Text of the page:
225 but it is placed by the Scepsian among the cities adjacent to their territory,226 so that it would fall within the territory of the Cilicians; for the territory of the Cilicians is continuous with that of the Leleges, the former, rather than the latter, marking off the southern flank of Mt. Ida. But still the territory of the Cilicians also lies low and, rather than that of the Leleges, joins the part of the coast that is near Adramyttium.227 For after Lectum one comes to a place called Polymedium, at a distance of forty stadia; then, at a distance of eighty,228 to Assus, slightly above the sea; and then, at a distance of one hundred and twenty,229 to Gargara, which lies on a promontory230 that forms the Adramyttene Gulf, in the special sense of that term; for the whole of the coast from Lectum to Canae is also called by this same name, in which is also included the Elaïtic Gulf. In the special sense of the term, however, only that part of it is called Adramyttene which is enclosed by that promontory on which Gargara lies and the promontory called Pyrrha, on which the Aphrodisium231 is situated. The breadth of the mouth across from promontory to promontory is a distance of one hundred and twenty stadia. Inside is Antandrus, above which lies a mountain called Alexandreia, where the Judgment of Paris is said to have taken place, as also Aspaneus, the market for the timber from Mt. Ida; for here people bring it down and sell it to those who want it. And then comes Astyra, a village with a precinct sacred to the Astyrene Artemis. And quite near Astyra is Adramyttium, a city colonized by the Athenians, which has both a harbor and a naval station. Outside the gulf and the promontory called Pyrrha lies Cisthene, a deserted city with a harbor. Above it, in the interior, lie the copper mine and Perperene and Trarium and other settlements like these two. On the next stretch of coast one comes to the villages of the Mitylenaeans, I mean Coryphantis and Heracleia; and after these places to Attea, and then to Atarneus and Pitane and the outlets of the Caïcus River; and here we have already reached the Elaïtic Gulf. On the far side of the river lie Elaea and the rest of the gulf as far as Canae. But let me go back and discuss in detail the several places, if anything worthy of mention has been passed over; and first of all, Scepsis. [52]

Palaescepsis lies above Cebren near the highest part of Mt. Ida, near Polichna; and it was then called Scepsis (whether for another reason or from the fact that the place is visible all round, if it is right to derive from Greek words names then used by barbarians),232 but later the inhabitants were removed sixty stadia233 lower down to the present Scepsis by Scamandrius the son of Hector and Ascanius the son of Aeneias; and their two families are said to have held the kingship over Scepsis for a long time. After this they changed to an oligarchy, and then Milesians settled with them as fellow-citizens;234 and they began to live under a democracy. But the heirs of the royal family none the less continued to be called kings and retained certain prerogatives. Then the Scepsians were incorporated into Alexandreia by Antigonus; and then they were released by Lysimachus and went back to their home-land. [53]

Demetrius thinks that Scepsis was also the royal residence of Aeneias, since it lies midway between the territory subject to Aeneias and Lyrnessus, to which latter he fled, according to Homer's statement, when he was being pursued by Achilles. At any rate, Achilles says:“Dost thou not remember how from the kine, when thou wast all alone, I made thee run down the Idaean mountains with swift feet? And thence thou didst escape to Lyrnessus, but I rushed in pursuit of thee and sacked it.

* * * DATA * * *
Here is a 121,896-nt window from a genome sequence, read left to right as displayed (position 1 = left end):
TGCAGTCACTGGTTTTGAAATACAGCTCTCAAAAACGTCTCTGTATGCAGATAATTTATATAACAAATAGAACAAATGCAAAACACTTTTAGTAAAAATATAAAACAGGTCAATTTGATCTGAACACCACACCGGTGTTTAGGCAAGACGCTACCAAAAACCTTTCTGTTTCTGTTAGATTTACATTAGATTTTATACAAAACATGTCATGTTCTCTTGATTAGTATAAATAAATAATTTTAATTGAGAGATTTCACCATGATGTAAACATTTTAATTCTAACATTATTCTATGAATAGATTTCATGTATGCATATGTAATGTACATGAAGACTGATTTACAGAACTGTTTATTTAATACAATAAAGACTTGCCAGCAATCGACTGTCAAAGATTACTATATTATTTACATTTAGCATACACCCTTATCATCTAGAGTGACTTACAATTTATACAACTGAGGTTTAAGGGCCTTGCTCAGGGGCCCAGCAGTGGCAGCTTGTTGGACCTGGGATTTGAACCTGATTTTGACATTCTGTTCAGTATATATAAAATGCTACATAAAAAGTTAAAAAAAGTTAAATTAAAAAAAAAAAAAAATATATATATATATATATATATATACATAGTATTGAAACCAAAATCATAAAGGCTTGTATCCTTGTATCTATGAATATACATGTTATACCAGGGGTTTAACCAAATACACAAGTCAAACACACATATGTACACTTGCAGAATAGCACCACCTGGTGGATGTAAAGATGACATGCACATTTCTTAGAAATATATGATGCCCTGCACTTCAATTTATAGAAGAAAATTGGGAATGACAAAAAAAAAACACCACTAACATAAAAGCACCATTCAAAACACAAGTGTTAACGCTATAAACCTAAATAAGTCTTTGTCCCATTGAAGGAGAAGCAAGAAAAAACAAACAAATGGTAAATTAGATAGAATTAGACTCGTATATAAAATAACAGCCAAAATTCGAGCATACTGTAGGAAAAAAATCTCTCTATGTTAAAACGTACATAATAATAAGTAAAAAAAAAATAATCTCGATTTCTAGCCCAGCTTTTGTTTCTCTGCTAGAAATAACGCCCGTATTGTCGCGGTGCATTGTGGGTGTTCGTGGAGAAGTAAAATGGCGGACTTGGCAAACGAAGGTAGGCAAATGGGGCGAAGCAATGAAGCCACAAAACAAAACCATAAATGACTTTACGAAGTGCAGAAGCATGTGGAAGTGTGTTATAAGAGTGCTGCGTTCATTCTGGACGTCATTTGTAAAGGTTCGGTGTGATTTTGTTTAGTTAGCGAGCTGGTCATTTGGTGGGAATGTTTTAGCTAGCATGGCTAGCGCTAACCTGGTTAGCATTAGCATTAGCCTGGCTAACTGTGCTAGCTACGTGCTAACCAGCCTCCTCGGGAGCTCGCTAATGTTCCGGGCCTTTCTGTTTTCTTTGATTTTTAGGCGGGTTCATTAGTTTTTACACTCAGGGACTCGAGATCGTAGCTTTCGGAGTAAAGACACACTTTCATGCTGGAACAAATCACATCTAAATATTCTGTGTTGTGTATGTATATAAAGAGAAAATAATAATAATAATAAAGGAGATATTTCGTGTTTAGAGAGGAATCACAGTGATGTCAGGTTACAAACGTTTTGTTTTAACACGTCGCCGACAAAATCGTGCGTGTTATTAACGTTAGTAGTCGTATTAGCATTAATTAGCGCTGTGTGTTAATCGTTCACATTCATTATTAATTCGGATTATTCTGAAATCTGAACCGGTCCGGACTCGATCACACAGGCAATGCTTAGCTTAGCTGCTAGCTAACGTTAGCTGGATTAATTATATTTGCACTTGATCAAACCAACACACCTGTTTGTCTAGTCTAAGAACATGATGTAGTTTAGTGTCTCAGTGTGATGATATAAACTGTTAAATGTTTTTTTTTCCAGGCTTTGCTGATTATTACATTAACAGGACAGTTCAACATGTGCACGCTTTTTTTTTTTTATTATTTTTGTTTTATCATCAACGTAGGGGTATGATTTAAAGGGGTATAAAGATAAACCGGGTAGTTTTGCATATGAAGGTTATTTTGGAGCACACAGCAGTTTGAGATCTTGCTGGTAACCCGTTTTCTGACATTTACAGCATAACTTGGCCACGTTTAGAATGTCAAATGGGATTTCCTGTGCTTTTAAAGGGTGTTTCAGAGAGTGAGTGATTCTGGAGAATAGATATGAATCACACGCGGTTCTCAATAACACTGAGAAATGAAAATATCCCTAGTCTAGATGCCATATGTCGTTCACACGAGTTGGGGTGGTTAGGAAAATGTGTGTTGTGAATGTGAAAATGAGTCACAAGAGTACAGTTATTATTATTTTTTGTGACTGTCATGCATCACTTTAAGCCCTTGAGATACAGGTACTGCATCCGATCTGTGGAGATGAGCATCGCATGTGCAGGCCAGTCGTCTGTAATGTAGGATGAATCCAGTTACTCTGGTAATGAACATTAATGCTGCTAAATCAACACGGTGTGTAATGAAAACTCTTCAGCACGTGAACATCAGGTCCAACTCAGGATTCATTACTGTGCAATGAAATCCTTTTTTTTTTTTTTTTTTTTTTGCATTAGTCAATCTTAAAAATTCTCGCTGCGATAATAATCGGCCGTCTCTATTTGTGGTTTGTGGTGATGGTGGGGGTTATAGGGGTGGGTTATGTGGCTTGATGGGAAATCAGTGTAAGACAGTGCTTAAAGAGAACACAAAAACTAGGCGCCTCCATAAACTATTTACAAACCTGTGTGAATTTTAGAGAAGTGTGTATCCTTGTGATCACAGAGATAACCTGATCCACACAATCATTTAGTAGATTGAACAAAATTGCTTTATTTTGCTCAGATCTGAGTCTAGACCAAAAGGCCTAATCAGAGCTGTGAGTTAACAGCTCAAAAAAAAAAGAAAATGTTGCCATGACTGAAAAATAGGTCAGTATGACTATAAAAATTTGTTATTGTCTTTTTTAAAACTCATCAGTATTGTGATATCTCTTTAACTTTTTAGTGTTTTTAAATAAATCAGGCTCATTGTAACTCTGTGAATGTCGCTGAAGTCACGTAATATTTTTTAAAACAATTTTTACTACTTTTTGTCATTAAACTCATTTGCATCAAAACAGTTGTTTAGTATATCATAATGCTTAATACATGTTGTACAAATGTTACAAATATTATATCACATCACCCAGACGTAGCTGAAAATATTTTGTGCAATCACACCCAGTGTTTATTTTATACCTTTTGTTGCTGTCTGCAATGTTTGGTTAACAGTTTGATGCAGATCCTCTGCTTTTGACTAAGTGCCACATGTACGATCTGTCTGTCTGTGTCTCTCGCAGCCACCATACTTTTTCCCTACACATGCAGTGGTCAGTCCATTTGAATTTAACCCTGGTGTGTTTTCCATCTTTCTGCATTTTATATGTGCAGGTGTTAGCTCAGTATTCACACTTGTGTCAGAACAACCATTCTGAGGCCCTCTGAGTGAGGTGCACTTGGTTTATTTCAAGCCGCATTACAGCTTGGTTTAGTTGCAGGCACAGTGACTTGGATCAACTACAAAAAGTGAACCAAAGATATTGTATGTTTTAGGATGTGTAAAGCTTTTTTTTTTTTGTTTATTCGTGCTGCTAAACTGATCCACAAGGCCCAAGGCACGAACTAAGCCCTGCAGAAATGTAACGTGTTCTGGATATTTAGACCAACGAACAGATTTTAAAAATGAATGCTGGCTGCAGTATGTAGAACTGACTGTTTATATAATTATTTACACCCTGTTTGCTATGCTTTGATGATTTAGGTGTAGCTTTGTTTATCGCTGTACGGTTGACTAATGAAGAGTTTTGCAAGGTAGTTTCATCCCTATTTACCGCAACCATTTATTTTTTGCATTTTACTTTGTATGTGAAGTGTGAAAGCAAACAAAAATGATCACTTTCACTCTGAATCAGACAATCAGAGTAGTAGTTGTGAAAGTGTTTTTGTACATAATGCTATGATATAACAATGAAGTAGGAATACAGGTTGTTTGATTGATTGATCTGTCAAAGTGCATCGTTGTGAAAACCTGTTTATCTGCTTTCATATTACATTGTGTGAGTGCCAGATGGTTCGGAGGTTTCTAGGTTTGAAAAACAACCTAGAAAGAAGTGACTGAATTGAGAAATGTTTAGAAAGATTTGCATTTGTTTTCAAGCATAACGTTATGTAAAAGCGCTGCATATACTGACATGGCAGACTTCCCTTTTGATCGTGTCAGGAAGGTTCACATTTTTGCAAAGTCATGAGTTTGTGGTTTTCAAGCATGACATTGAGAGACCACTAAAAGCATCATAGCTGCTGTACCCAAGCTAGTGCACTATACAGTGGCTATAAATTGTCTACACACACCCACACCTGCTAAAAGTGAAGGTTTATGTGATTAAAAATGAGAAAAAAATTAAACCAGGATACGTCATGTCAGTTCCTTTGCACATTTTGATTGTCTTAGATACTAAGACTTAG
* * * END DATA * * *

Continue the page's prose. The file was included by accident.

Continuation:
235However, the oft-repeated stories of Aeneias are not in agreement with the account which I have just given of the founders of Scepsis. For according to these stories he survived the war because of his enmity to Priam:“For always he was wroth against goodly Priam, because, although he was brave amid warriors, Priam would not honor him at all;
236and his fellow-rulers, the sons of Antenor and Antenor himself, survived because of the hospitality shown Menelaüs at Antenor's house. At any rate, Sophocles237 says that at the capture of Troy a leopard's skin was put before the doors of Antenor as a sign that his house was to be left unpillaged; and Antenor and his children safely escaped to Thrace with the survivors of the Heneti, and from there got across to the Adriatic Henetice,238 as it is called, whereas Aeneias collected a host of followers and set sail with his father Anchises and his son Ascanius; and some say that he took up his abode near the Macedonian Olympus, others that he founded Capyae near Mantineia in Arcadia, deriving the name he gave the settlement from Capys, and others say that he landed at Aegesta in Sicily with Elymus the Trojan and took possession of Eryx and Lilybaeum, and gave the names Scamander and Simoeis to rivers near Aegesta, and that thence he went into the Latin country and made it his abode, in accordance with an oracle which bade him abide where he should eat up his table, and that this took place in the Latin country in the neighborhood of Lavinium, where a large loaf of bread was put down for a table, for want of a better table, and eaten up along with the meats upon it. Homer, however, appears not to be in agreement with either of the two stories, nor yet with the above account of the founders of Scepsis; for he clearly indicates that Aeneias remained in Troy and succeeded to the empire and bequeathed the succession thereto to his sons' sons, the family of the Priamidae having been wiped out:“For already the race of Priam was hated, by the son of Cronus; and now verily the mighty Aeneias will rule over the Trojans, and his sons' sons that are hereafter to be born.